Pregnant Women in California Need Better Tdap Vaccination Management
Just 30 percent of pregnant women whose infants developed pertussis were immunized with tetanus, diphtheria, and pertussis (Tdap) vaccine, according to a study published by the Centers for Disease Control and Prevention (CDC).
Most severe and fatal cases of pertussis occur in infants who have not yet started the primary pertussis vaccination series.
To reduce the incidence of pertussis in infants, the CDC recommends that pregnant women receive Tdap vaccine at the earliest opportunity, during 27–36 weeks’ gestation of each pregnancy.
In this review of 66 California mothers of infants who became ill with pertussis in 2016, 20 mothers (30%) received Tdap vaccine during the time frame recommended by the CDC, all of whom were vaccinated in their prenatal clinic during a routine visit.
This new study identified 2 reasons for these under-vaccinations.
The first reason was substandard vaccine inventory management. Women whose healthcare providers stocked the Tdap vaccine on-site were 3 times more likely to have been vaccinated.
And, the second reason was related to insurance coverage. Expecting mothers with Medicaid were 40% less likely to receive a Tdap vaccination, or to receive it during gestation, regardless of the provider's inventory management practices.
One additional vaccination, barrier was identified.
Approximately 40 percent of the unvaccinated mothers in this CDC analysis never received a referral for Tdap vaccine to another vaccine provider, such as a pharmacy.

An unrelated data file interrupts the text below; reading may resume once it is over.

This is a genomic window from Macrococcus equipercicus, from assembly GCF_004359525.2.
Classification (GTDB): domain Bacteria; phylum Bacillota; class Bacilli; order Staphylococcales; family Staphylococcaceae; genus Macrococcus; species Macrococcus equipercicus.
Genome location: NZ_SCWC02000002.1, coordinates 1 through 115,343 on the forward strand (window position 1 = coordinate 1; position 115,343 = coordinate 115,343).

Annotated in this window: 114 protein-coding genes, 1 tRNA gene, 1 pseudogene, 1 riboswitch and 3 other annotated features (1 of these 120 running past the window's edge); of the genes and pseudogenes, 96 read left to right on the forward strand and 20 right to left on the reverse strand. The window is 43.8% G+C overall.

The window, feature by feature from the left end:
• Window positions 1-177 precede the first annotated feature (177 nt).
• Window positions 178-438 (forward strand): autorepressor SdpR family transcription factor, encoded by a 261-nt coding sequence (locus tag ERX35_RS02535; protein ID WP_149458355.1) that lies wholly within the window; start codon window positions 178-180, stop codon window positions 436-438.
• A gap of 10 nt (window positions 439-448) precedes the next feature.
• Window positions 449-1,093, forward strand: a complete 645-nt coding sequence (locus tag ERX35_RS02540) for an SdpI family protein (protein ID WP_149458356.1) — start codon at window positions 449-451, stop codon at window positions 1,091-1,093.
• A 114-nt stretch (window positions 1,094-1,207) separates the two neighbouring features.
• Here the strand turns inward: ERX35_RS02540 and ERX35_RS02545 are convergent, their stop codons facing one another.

In California, pharmacists are permitted to provide immunizations, and all routinely recommended adult vaccines are covered by Medicaid when given in a provider’s office or in a pharmacy.
Recent state regulations require pharmacists to notify providers of immunizations administered and to enter all doses into the California Immunization Registry, making it possible for providers to know whether vaccine referrals to pharmacies are successful.
However, stocking vaccines on-site in prenatal clinics is the best way to ensure that all pregnant women are vaccinated and reduce the incidence of pertussis among infants too young to be vaccinated, say these researchers.
"Promoting on-site prenatal vaccination, educating providers about Tdap recommendations, and strengthening off-site referrals will likely improve Tdap vaccination coverage during pregnancy," the study authors note.
This new California study is important since a pertussis outbreak in northern California is continuing to impact children.
“Most of the recent pertussis cases have occurred in school-aged children, with infants at the greatest risk for severe complications,” said Dr. Matt Willis, Marin County’s Public Health Officer, in a press release, on June 4th, 2018.
‘Unvaccinated children are at least 8 times more likely than fully vaccinated children to get pertussis and then spread it,” said Dr. Willis.
In related Tdap vaccine news:
On August 14th, 2018, children were not at an increased risk of autism after their mothers received tetanus, diphtheria, acellular pertussis (Tdap) vaccine during pregnancy, a new study found.
On July 20th, 2018, a new report from the American College of Obstetricians and Gynecologists immunization committee’s opinion said there is no evidence of adverse fetal effects from vaccinating pregnant women with the Tdap vaccine.
The authors of this study did not disclose any relevant conflicts of interest.